Posted October 17, 2021
“I need a Drummer
Baby listen I need a beat
Baby I need you to knock me off my feet . . .”
From “I Need A Drummer” by Cindy Blackman Santana
Just as I was about to call it a late night last night, I got the news from reliable sources that legendary drummer, Ronnie Tutt, had died at the age of 83.
I didn’t know Ronnie nor had ever had the privilege of interviewing him (Note to self: don’t ever stall again when someone is heavy on your mind. You should know that by now). Still, his passing hit me in my soft spot for several reasons.
One reason is that he was a couple of years younger than my dad and, well, that’s just a bit close to home for me. Consequently, Ronnie’s passing serves as a tender reminder to continue savoring the moments with my dad.
Secondly, this news comes painfully close to the world’s loss of another iconic drummer, Charlie Watts. These guys were the foundation of some of the most listened to music in the world.
Another reason Ronnie’s transition touches me so is that he was the drummer at the first concert I ever attended: Elvis Presley, Phoenix, Arizona, on Easter Sunday, 1973. Just as I heard on the few Elvis albums I had - especially “Elvis: Aloha From Hawaii” – Tutt played each beat to perfection. What was particularly amazing to me was how incredible fast and perfect he was in beating out the rolls just before Presley would step out on stage to See See Rider as well as when he would take his bows at the end of every show.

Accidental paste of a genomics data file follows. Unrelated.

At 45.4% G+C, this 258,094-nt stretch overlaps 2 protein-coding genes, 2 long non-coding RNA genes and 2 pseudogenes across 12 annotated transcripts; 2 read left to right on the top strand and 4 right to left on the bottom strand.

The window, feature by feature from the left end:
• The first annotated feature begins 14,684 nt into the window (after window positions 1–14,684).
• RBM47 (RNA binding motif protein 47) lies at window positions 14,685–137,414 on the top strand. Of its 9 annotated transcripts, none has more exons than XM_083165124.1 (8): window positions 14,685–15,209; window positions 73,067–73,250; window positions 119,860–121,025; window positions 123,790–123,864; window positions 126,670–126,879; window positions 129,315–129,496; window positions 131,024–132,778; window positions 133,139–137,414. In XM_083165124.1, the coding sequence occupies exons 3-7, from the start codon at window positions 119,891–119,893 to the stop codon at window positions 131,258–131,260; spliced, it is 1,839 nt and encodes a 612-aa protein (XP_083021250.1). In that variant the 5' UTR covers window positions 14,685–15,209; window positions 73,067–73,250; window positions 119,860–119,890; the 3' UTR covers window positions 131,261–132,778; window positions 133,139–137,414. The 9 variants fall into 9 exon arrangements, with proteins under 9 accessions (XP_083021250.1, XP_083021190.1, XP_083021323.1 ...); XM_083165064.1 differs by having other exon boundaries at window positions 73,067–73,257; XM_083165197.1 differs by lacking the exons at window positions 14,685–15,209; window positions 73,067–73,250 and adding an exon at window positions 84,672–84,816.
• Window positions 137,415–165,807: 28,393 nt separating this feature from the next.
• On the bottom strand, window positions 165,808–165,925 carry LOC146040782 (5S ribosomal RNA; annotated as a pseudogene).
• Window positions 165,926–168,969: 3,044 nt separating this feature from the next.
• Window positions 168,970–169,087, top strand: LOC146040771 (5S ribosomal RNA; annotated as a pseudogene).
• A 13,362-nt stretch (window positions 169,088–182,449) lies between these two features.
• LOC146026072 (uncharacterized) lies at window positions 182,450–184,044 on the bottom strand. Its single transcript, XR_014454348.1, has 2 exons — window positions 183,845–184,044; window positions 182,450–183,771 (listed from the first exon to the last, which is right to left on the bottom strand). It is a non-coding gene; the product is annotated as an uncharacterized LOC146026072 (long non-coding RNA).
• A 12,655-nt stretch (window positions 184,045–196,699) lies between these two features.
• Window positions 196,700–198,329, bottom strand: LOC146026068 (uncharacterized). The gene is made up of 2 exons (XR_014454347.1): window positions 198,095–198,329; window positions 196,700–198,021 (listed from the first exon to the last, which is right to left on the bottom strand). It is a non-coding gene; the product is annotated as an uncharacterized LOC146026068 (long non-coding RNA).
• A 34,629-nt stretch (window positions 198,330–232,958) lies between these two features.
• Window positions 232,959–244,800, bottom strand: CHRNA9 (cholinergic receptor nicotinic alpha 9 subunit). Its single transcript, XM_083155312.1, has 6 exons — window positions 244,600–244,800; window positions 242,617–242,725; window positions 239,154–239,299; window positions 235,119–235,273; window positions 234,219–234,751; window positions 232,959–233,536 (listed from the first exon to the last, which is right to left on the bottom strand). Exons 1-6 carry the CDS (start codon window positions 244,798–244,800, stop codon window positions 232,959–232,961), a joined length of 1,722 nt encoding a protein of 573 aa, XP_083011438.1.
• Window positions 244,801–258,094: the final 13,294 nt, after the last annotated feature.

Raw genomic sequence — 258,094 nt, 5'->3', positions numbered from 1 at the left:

After Elvis’s death, Tutt played with impressive list of other performers who are near and dear to us. People like Emmylou Harris, Neil Diamond, Jerry Garcia, Johnny Cash, Elvis Costello, Glen Campbell, Stevie Nicks, Michael McDonald, Kenny Rogers, Roy Orbison, just to name a few.
All of these reasons converge into one sense of loss – not nearly as deep as it is for Ronnie’s family and friends – but as a fan from afar.
One of the reasons I launched Boomerocity was for it to serve as a source – a platform – to keep baby boomers aware of what the latest was with the icons and influencers of their youth. Its purpose is to show that those people are (and now, in some case, were) impacting us today and are still making great music and memories. As these people leave us one by one, it’s almost as if we are hearing the stereo needle scratching across the music, they hooked us with
A close, dear friend of mine recently asked me what I was going to do with Boomerocity as more of the icons of our youth pass away and they’re not around to interview or make new music for us to talk about.
The answer to that question is currently in several parts. The most important one is that there are still many still alive who I haven’t interviewed. Tutt’s passing is a kick in my butt to go after more of those people – whether they’re still making music or not. They’re still relevant and they’re owed honor because of the many years of enjoyment they provided us through their work.
What else will I do? You’ll see. Right now, I need a drummer as I remember the loss of one of the great ones.
Rest in blessed, eternal peace, Ronnie Tutt.